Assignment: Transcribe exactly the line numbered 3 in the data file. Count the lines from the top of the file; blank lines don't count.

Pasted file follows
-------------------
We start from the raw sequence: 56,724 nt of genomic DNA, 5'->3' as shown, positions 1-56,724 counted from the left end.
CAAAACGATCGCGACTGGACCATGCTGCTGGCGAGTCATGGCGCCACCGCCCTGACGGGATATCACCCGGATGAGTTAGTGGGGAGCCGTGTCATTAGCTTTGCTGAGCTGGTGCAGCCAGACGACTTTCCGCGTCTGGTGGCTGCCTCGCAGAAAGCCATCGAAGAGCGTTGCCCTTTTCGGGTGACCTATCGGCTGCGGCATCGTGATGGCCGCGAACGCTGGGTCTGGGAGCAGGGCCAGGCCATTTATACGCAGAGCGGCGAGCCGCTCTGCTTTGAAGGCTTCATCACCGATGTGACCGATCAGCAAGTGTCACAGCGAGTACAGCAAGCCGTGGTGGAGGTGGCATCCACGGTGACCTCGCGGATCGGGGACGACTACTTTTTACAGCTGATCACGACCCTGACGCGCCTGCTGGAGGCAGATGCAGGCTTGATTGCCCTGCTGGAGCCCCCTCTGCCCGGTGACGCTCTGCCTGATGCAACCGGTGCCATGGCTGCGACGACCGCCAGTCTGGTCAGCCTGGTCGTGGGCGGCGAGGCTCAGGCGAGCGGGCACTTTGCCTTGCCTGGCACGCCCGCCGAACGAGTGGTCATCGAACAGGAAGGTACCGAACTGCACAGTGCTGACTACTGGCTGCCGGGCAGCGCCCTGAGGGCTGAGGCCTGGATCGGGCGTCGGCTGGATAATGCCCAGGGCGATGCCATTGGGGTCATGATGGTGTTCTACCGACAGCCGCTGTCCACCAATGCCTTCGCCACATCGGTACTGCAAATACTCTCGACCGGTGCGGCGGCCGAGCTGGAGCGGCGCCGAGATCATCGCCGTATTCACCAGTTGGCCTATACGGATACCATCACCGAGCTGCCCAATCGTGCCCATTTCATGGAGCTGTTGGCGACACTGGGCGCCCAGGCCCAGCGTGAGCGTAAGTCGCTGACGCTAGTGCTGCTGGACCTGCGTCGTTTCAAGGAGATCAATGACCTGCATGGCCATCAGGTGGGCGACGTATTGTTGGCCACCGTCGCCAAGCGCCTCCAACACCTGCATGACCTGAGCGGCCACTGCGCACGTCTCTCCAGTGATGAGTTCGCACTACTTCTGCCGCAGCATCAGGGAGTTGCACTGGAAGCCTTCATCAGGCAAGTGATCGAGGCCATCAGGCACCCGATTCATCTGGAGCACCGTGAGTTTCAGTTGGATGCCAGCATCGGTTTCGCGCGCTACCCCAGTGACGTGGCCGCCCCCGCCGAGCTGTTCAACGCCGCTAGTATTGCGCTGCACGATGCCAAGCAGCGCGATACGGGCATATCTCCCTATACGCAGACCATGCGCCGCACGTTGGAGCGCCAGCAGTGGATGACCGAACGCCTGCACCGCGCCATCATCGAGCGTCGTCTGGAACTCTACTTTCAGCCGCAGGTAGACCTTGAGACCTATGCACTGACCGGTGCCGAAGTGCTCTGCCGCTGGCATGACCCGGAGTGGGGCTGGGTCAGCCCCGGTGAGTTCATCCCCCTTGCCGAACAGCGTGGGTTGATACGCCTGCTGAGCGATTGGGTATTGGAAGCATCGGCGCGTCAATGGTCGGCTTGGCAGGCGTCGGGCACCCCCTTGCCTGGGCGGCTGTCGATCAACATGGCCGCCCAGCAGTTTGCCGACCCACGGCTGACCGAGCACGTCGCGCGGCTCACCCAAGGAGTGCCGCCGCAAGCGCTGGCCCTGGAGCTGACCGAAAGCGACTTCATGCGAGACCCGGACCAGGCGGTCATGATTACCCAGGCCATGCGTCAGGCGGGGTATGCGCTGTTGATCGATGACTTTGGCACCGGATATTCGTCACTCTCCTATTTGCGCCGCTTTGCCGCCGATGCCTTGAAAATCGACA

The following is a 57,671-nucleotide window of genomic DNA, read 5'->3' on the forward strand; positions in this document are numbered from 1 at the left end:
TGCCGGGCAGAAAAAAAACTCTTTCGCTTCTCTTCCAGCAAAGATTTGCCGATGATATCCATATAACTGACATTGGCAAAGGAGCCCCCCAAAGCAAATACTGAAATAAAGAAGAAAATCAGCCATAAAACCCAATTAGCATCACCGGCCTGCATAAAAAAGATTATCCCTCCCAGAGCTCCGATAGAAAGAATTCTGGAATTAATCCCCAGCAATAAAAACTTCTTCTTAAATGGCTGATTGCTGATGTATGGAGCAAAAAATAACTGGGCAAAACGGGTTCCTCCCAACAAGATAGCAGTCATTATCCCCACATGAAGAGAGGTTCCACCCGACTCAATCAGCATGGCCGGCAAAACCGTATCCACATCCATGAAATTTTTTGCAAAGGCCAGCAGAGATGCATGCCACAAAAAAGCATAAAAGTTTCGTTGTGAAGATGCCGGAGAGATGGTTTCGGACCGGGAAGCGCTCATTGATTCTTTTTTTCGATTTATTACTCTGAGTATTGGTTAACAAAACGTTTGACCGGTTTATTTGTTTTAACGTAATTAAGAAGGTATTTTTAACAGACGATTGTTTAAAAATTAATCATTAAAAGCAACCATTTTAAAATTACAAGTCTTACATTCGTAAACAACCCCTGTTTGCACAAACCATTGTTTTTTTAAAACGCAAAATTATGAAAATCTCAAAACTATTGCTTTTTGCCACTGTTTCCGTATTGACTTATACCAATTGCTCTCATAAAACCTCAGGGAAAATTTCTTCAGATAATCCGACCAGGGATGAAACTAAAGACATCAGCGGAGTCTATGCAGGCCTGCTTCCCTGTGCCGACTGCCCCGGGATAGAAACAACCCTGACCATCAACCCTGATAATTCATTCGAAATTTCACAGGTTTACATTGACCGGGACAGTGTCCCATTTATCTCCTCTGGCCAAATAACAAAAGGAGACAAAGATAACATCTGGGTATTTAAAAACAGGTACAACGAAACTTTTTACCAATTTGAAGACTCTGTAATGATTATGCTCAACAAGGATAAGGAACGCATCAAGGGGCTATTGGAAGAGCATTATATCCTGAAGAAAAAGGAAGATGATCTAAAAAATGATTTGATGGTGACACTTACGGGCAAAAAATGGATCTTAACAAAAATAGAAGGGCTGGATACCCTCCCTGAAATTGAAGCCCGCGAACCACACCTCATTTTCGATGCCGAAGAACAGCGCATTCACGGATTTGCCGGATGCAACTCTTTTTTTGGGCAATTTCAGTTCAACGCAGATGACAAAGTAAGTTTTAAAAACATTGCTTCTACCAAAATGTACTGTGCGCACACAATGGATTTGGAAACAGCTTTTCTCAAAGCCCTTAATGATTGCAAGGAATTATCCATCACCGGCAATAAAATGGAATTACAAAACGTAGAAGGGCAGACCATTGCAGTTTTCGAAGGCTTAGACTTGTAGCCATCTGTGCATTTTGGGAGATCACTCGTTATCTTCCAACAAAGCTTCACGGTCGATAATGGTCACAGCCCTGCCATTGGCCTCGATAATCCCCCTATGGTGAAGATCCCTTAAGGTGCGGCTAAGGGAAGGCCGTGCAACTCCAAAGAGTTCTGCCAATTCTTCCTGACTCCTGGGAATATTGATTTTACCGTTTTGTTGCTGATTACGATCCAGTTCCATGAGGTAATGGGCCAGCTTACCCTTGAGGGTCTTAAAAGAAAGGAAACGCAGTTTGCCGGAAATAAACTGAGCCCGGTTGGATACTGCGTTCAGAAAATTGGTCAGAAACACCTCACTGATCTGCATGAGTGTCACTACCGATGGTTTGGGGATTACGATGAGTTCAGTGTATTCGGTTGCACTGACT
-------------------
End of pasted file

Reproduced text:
The following is a 57,671-nucleotide window of genomic DNA, read 5'->3' on the forward strand; positions in this document are numbered from 1 at the left end: